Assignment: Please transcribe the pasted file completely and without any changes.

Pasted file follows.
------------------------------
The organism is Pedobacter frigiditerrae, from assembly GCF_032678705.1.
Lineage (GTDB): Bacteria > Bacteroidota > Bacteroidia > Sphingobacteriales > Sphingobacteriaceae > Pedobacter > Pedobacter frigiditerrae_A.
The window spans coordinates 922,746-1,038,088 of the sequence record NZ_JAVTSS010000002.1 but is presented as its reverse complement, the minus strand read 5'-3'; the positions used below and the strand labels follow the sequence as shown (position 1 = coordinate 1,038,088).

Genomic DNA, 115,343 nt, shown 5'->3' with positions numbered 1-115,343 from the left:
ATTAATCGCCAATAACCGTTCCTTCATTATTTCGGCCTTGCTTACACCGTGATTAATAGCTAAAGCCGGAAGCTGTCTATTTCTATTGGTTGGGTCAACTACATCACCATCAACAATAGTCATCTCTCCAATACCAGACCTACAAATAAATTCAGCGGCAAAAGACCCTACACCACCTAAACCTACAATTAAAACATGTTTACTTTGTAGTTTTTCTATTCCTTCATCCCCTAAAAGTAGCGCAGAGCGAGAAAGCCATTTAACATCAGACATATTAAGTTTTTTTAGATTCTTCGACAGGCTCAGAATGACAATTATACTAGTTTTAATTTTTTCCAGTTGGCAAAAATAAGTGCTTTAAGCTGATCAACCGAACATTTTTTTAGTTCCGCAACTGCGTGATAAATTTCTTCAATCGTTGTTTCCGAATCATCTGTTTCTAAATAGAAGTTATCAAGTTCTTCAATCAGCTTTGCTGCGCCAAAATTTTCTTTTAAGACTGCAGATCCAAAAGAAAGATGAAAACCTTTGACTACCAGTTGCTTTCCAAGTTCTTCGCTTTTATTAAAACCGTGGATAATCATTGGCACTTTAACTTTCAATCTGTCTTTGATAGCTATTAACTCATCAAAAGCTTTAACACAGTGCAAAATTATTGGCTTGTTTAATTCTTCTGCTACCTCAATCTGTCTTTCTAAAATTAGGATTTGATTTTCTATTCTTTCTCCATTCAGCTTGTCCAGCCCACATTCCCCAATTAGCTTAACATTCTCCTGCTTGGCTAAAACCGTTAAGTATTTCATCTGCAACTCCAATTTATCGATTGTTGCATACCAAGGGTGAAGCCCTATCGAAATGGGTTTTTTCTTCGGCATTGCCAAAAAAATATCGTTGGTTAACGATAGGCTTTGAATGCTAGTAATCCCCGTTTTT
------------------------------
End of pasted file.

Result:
The organism is Pedobacter frigiditerrae, from assembly GCF_032678705.1.
Lineage (GTDB): Bacteria > Bacteroidota > Bacteroidia > Sphingobacteriales > Sphingobacteriaceae > Pedobacter > Pedobacter frigiditerrae_A.
The window spans coordinates 922,746-1,038,088 of the sequence record NZ_JAVTSS010000002.1 but is presented as its reverse complement, the minus strand read 5'-3'; the positions used below and the strand labels follow the sequence as shown (position 1 = coordinate 1,038,088).

Genomic DNA, 115,343 nt, shown 5'->3' with positions numbered 1-115,343 from the left:
ATTAATCGCCAATAACCGTTCCTTCATTATTTCGGCCTTGCTTACACCGTGATTAATAGCTAAAGCCGGAAGCTGTCTATTTCTATTGGTTGGGTCAACTACATCACCATCAACAATAGTCATCTCTCCAATACCAGACCTACAAATAAATTCAGCGGCAAAAGACCCTACACCACCTAAACCTACAATTAAAACATGTTTACTTTGTAGTTTTTCTATTCCTTCATCCCCTAAAAGTAGCGCAGAGCGAGAAAGCCATTTAACATCAGACATATTAAGTTTTTTTAGATTCTTCGACAGGCTCAGAATGACAATTATACTAGTTTTAATTTTTTCCAGTTGGCAAAAATAAGTGCTTTAAGCTGATCAACCGAACATTTTTTTAGTTCCGCAACTGCGTGATAAATTTCTTCAATCGTTGTTTCCGAATCATCTGTTTCTAAATAGAAGTTATCAAGTTCTTCAATCAGCTTTGCTGCGCCAAAATTTTCTTTTAAGACTGCAGATCCAAAAGAAAGATGAAAACCTTTGACTACCAGTTGCTTTCCAAGTTCTTCGCTTTTATTAAAACCGTGGATAATCATTGGCACTTTAACTTTCAATCTGTCTTTGATAGCTATTAACTCATCAAAAGCTTTAACACAGTGCAAAATTATTGGCTTGTTTAATTCTTCTGCTACCTCAATCTGTCTTTCTAAAATTAGGATTTGATTTTCTATTCTTTCTCCATTCAGCTTGTCCAGCCCACATTCCCCAATTAGCTTAACATTCTCCTGCTTGGCTAAAACCGTTAAGTATTTCATCTGCAACTCCAATTTATCGATTGTTGCATACCAAGGGTGAAGCCCTATCGAAATGGGTTTTTTCTTCGGCATTGCCAAAAAAATATCGTTGGTTAACGATAGGCTTTGAATGCTAGTAATCCCCGTTTTT